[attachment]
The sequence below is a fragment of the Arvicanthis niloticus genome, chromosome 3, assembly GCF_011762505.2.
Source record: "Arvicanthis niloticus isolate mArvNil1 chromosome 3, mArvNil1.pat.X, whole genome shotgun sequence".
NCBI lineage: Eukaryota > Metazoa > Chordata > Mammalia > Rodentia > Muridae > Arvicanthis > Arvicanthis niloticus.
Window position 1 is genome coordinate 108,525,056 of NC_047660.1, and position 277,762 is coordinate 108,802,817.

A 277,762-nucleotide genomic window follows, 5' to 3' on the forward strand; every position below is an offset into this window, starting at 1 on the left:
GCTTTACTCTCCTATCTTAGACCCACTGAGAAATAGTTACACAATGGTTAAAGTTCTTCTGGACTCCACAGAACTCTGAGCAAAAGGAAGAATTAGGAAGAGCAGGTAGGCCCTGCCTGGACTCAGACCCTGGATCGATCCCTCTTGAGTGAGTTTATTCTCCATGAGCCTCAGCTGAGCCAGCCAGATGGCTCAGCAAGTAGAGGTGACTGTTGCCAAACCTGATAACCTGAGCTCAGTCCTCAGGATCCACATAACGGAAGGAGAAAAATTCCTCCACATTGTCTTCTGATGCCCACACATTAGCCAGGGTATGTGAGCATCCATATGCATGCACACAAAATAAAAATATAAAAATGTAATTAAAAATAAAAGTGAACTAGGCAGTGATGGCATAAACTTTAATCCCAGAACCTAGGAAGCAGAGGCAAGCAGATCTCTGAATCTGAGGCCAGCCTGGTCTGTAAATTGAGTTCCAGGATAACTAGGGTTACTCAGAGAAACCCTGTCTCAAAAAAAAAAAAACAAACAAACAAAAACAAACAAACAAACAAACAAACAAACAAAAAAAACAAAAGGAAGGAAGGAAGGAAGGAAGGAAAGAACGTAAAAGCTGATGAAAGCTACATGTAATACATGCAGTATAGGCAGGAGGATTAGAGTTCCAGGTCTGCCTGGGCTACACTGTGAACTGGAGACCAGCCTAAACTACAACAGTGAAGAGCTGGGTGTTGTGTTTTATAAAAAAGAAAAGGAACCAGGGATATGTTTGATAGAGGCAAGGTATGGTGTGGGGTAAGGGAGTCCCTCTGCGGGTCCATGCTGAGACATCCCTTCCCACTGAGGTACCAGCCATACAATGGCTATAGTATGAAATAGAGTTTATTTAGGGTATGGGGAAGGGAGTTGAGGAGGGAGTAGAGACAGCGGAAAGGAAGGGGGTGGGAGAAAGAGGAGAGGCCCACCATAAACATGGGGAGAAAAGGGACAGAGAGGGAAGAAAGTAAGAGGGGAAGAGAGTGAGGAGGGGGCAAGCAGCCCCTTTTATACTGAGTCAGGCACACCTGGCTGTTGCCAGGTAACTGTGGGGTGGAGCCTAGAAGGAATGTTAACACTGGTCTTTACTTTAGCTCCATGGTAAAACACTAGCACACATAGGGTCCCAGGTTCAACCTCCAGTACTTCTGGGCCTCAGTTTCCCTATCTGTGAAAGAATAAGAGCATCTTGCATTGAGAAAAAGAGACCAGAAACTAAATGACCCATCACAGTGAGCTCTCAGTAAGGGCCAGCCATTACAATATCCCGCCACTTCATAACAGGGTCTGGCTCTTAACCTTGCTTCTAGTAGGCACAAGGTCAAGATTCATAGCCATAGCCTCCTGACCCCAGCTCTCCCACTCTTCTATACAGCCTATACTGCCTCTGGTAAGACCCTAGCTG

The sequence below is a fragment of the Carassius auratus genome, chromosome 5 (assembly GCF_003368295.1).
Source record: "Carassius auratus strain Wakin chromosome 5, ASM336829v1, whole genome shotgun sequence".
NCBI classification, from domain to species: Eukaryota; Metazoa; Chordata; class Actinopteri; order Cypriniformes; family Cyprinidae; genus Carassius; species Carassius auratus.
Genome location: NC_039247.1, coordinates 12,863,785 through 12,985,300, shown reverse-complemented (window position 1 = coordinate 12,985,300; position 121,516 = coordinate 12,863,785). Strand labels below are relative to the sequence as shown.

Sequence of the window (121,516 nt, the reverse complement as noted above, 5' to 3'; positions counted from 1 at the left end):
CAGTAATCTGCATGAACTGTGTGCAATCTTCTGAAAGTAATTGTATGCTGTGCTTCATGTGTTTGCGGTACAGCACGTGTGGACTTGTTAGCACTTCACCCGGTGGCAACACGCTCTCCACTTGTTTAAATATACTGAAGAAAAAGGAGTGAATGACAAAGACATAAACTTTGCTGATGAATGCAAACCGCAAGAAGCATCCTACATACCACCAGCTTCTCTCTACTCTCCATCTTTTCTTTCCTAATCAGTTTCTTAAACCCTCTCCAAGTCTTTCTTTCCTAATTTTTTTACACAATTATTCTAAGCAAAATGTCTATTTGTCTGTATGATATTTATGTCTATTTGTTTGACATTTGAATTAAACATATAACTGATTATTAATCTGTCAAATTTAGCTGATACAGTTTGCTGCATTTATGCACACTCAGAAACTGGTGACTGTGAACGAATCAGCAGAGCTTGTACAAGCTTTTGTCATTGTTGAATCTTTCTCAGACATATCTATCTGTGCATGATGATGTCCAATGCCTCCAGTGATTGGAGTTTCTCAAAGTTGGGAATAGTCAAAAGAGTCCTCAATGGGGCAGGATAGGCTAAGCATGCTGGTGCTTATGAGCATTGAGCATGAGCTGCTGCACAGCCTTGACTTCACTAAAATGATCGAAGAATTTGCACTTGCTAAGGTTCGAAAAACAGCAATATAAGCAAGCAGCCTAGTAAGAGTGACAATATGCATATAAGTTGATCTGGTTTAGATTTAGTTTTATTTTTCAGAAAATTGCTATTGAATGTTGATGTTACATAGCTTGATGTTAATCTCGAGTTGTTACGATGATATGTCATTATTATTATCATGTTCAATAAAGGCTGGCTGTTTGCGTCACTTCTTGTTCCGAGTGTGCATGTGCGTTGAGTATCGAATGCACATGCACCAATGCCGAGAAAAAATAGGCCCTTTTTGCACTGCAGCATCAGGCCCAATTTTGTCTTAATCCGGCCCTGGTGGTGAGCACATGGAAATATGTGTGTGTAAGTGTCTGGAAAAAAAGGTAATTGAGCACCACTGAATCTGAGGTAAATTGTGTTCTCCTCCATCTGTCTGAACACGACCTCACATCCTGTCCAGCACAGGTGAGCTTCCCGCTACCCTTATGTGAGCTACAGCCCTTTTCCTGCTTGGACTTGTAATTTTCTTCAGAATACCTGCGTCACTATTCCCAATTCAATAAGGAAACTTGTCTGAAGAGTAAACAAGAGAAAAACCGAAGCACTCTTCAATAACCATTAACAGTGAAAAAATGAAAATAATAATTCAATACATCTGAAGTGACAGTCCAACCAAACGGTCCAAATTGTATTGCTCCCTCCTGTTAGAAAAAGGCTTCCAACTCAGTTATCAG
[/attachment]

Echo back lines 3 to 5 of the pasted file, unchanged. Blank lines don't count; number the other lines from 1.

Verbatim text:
NCBI lineage: Eukaryota > Metazoa > Chordata > Mammalia > Rodentia > Muridae > Arvicanthis > Arvicanthis niloticus.
Window position 1 is genome coordinate 108,525,056 of NC_047660.1, and position 277,762 is coordinate 108,802,817.

A 277,762-nucleotide genomic window follows, 5' to 3' on the forward strand; every position below is an offset into this window, starting at 1 on the left: